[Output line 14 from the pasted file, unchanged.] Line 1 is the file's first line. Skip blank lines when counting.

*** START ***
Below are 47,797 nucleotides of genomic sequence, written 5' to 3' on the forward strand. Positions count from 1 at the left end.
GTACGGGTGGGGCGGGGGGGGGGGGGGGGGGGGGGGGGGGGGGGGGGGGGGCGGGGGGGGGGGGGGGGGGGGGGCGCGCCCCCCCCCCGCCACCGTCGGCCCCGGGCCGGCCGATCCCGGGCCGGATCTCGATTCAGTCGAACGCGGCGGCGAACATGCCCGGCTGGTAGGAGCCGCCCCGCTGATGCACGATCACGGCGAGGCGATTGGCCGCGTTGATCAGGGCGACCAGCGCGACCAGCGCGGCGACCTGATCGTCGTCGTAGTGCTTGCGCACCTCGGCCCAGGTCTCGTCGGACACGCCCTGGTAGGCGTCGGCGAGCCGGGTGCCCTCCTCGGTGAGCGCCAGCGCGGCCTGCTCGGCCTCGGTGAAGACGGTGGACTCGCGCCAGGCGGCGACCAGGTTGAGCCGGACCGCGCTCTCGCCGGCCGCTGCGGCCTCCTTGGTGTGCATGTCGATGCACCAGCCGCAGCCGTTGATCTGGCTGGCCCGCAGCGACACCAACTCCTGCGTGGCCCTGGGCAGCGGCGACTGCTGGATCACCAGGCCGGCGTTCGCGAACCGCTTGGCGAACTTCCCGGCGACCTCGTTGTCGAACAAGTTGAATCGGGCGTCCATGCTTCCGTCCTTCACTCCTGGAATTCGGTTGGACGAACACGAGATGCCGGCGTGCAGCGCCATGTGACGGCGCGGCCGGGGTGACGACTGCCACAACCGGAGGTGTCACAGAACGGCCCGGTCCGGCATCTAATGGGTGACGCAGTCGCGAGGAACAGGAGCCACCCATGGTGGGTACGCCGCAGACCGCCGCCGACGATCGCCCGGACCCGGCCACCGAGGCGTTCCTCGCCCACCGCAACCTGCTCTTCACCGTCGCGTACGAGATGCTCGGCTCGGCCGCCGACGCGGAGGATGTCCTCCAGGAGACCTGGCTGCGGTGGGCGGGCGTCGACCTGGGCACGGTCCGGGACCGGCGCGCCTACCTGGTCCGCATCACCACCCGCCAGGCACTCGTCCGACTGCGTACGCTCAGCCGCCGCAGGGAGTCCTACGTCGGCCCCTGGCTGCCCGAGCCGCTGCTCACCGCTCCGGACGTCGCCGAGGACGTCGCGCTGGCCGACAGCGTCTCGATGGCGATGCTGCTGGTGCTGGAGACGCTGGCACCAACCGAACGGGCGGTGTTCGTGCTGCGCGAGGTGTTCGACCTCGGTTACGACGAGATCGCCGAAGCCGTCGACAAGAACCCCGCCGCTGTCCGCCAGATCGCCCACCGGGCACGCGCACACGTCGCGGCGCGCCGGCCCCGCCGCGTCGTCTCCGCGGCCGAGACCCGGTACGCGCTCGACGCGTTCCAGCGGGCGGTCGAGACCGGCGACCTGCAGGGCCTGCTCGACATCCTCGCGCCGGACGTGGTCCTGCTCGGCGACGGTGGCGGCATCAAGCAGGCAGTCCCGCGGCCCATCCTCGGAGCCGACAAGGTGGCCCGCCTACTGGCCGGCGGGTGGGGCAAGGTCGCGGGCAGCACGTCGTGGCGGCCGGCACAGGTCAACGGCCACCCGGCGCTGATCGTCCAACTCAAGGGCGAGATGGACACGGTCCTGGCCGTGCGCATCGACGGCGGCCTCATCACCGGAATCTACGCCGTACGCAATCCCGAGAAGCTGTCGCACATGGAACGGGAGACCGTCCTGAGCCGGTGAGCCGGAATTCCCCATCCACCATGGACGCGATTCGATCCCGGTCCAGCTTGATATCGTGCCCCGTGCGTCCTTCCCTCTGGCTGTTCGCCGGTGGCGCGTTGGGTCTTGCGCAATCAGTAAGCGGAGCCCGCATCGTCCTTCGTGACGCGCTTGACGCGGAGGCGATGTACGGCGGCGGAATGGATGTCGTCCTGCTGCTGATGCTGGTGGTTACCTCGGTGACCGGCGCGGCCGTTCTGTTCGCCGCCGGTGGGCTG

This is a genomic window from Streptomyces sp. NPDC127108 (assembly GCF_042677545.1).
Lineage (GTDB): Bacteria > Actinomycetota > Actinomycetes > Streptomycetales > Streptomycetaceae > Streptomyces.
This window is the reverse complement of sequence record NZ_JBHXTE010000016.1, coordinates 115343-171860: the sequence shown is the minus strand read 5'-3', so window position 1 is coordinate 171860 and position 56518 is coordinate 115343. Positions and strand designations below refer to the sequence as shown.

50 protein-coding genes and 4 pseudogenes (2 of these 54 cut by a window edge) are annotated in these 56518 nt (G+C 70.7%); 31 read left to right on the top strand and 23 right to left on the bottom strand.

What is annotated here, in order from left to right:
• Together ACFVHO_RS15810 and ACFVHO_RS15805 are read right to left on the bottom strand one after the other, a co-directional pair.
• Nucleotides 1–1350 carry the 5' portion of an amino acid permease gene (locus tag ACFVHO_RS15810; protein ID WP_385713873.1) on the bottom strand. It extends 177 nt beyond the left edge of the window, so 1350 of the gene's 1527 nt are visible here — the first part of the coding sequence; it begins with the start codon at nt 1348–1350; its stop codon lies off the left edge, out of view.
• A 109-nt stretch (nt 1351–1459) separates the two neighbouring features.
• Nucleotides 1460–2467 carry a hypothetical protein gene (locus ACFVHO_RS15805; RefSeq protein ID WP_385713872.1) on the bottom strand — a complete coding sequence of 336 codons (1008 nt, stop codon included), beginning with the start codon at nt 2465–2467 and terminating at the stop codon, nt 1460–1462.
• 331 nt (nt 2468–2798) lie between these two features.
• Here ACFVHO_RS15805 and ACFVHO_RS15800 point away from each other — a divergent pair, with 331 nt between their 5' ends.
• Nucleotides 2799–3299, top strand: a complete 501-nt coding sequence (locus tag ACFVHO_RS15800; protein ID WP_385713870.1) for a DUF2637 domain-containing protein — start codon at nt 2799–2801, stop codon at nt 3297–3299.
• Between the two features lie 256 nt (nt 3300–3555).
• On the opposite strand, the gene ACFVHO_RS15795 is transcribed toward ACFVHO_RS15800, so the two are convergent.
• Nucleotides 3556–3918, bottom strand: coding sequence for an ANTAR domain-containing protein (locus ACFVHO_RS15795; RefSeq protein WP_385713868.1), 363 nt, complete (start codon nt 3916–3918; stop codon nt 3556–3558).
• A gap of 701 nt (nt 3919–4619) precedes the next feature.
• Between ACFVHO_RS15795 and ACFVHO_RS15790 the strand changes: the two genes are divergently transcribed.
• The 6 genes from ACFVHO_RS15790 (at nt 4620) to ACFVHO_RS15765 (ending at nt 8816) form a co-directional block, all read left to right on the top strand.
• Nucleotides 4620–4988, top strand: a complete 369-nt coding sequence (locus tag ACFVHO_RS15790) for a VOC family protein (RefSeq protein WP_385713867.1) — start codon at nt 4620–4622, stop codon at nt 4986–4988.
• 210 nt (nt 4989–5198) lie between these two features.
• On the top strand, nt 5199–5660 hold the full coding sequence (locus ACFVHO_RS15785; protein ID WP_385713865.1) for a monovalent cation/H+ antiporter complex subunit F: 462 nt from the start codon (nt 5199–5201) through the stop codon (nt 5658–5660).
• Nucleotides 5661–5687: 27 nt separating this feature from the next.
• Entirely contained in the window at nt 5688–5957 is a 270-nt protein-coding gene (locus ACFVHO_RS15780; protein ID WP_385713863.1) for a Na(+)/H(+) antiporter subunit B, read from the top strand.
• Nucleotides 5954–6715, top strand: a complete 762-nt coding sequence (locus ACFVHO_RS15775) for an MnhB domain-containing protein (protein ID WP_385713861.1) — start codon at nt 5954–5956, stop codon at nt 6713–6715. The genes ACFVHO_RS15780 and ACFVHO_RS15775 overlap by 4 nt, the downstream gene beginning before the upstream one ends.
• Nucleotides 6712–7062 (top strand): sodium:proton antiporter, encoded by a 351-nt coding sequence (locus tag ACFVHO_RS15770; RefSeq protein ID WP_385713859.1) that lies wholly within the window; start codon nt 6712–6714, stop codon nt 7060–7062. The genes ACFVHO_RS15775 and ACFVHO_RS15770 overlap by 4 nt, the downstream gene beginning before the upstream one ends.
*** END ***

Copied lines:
• Nucleotides 2799–3299, top strand: a complete 501-nt coding sequence (locus tag ACFVHO_RS15800; protein ID WP_385713870.1) for a DUF2637 domain-containing protein — start codon at nt 2799–2801, stop codon at nt 3297–3299.